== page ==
When shown the gray screens, the chitons did not respond. But they clamped down when shown a black disk three centimeters or larger in diameter. That would be the equivalent of humans looking in the sky and seeing a disk the diameter of 20 moons, making human vision about a thousand times sharper than chiton vision, Johnsen said.
Because the chitons responded to the larger disks and not the gray slides, they seem to be seeing the disk and not simply responding to a change in light, said University of Sussex biologist Michael Land, an expert on animal vision who was not involved in the research. It's not yet clear if they respond only to the removal of light by the disk as opposed to added light.
Land also said it's not likely that the chitons' eyes were part of the evolutionary route to human eyes.
Chitons are an ancient, primitive species that first appeared on Earth more than 500 million years ago. But the oldest chitons with eyes only began to appear in the fossil record in the last 25 million years, making their eyes among the most recent to evolve in animals. Speiser said chitons probably evolved to have eyes with lenses so they could see their predators and defend themselves against being eaten.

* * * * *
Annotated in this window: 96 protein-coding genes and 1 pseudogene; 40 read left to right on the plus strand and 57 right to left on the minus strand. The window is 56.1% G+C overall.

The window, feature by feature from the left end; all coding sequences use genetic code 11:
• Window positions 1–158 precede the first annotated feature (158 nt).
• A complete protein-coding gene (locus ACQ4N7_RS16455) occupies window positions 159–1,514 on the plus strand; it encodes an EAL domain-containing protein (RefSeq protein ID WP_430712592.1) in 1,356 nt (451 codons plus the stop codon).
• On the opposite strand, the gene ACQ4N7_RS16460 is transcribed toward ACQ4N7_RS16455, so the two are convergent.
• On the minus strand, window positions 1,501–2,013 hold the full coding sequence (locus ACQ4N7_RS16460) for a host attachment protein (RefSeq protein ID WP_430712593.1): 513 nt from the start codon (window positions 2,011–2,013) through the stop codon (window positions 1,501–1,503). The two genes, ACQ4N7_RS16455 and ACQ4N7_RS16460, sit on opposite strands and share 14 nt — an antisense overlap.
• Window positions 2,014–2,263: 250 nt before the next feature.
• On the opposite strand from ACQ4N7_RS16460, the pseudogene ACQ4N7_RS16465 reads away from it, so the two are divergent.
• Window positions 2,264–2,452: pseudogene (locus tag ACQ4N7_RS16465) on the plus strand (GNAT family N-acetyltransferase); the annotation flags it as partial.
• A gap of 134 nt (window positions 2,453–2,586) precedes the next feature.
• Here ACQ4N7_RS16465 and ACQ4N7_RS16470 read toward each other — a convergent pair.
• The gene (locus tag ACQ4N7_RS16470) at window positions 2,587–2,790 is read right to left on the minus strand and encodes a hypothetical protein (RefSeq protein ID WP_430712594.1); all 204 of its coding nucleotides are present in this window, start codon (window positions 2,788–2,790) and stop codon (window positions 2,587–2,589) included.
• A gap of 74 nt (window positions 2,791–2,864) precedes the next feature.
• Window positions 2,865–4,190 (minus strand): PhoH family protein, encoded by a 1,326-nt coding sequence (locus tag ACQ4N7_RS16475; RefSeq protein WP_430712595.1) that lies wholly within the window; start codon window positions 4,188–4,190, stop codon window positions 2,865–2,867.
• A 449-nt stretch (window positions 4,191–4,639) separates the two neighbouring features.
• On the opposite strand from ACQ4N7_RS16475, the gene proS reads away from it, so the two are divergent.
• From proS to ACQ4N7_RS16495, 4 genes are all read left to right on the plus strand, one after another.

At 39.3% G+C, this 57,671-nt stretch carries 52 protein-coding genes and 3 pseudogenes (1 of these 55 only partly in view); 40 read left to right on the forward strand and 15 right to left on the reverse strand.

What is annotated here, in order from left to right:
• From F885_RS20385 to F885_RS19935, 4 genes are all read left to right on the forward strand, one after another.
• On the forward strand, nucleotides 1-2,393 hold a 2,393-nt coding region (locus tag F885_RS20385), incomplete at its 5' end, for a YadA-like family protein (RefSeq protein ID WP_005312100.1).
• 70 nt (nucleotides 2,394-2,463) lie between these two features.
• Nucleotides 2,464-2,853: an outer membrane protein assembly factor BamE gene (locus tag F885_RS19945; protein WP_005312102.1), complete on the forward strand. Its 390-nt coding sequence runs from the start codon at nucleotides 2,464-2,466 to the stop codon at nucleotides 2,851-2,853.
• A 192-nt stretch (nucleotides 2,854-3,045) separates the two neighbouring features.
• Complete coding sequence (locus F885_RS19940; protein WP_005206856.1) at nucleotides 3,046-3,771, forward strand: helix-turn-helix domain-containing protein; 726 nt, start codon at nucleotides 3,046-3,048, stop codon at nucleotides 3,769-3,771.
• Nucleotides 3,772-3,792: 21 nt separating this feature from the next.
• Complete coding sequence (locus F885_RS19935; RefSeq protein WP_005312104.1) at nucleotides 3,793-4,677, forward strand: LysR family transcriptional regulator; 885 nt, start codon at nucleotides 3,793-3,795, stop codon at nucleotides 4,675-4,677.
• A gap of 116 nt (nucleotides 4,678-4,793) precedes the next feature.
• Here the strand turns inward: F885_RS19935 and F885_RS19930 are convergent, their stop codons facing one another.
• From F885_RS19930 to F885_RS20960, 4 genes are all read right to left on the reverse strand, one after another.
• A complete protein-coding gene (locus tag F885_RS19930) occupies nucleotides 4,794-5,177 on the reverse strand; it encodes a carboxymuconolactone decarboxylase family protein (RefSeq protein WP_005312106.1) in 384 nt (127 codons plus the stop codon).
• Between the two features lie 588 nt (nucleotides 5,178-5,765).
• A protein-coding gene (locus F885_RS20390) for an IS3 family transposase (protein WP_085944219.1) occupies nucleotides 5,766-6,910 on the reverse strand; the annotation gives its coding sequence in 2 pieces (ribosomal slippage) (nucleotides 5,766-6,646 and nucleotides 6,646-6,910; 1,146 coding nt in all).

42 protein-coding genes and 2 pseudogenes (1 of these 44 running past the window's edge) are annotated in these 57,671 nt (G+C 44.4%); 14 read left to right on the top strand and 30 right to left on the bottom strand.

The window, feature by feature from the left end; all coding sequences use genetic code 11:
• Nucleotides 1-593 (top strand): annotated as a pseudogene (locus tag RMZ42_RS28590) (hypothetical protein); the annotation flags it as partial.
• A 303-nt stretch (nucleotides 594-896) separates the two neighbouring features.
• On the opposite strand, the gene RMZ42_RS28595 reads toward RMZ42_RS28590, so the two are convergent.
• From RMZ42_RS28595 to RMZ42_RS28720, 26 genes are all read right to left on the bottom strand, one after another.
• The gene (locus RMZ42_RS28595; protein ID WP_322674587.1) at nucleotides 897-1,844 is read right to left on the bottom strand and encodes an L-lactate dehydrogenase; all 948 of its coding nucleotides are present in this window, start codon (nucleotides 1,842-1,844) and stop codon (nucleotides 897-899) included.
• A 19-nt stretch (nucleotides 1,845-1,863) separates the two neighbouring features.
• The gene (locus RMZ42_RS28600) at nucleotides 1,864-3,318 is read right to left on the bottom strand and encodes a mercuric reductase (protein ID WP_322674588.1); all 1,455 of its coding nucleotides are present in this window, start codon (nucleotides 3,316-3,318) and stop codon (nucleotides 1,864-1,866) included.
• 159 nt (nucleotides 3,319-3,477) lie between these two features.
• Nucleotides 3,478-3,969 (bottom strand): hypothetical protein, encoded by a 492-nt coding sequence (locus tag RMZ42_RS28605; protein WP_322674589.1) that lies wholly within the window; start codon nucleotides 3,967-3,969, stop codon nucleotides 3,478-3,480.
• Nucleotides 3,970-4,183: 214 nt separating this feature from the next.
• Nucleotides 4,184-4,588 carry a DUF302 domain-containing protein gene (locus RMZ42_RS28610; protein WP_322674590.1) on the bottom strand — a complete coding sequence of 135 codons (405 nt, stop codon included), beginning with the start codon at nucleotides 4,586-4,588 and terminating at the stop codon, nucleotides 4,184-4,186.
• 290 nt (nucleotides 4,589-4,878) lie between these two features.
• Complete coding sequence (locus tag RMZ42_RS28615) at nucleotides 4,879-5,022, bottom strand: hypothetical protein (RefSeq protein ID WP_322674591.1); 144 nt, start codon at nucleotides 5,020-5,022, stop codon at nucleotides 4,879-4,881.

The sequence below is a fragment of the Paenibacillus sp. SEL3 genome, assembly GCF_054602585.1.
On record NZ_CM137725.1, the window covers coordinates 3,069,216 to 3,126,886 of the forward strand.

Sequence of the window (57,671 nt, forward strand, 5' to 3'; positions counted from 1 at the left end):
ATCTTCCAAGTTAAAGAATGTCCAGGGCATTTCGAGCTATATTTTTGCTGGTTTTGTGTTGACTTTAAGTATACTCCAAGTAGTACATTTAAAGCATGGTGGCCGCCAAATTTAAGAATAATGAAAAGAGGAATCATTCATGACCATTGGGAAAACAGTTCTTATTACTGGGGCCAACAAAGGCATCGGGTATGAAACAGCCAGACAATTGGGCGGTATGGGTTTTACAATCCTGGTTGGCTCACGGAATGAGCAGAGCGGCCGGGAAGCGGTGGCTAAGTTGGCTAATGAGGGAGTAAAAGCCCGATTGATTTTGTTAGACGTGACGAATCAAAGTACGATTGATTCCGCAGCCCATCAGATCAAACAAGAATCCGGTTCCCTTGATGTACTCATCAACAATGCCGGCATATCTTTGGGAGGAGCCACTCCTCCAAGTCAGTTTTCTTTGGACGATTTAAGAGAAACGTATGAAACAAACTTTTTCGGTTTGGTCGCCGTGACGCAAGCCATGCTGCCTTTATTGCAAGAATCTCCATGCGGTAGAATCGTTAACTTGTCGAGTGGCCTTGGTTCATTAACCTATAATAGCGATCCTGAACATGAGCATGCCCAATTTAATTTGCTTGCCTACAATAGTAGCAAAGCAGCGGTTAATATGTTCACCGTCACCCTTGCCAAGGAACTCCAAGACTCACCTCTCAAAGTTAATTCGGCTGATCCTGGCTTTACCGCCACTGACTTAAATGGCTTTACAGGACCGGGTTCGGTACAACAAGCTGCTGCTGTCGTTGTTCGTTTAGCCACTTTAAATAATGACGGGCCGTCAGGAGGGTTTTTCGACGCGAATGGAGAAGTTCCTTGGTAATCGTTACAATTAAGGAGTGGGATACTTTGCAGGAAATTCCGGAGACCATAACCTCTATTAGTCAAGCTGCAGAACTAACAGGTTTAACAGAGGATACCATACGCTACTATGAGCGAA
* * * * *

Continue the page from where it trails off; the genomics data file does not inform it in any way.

Speiser and his colleagues also tested whether the chitons' eyes work in both air and water, since some species spend time in both. The experiments made a strong case for the chiton lens being able to focus light differently, depending on whether the animal is above or below water, Land said.
He added that chiton eyes are still an anomaly in the evolution of vision. The retinas are structurally similar to snail and slug retinas. But snail and slug retinas respond to the appearance of light, while chiton retinas may only respond to the removal of light, a difference that might be worth another look, Land said.
|Contact: Gail Gallessich|
University of California - Santa Barbara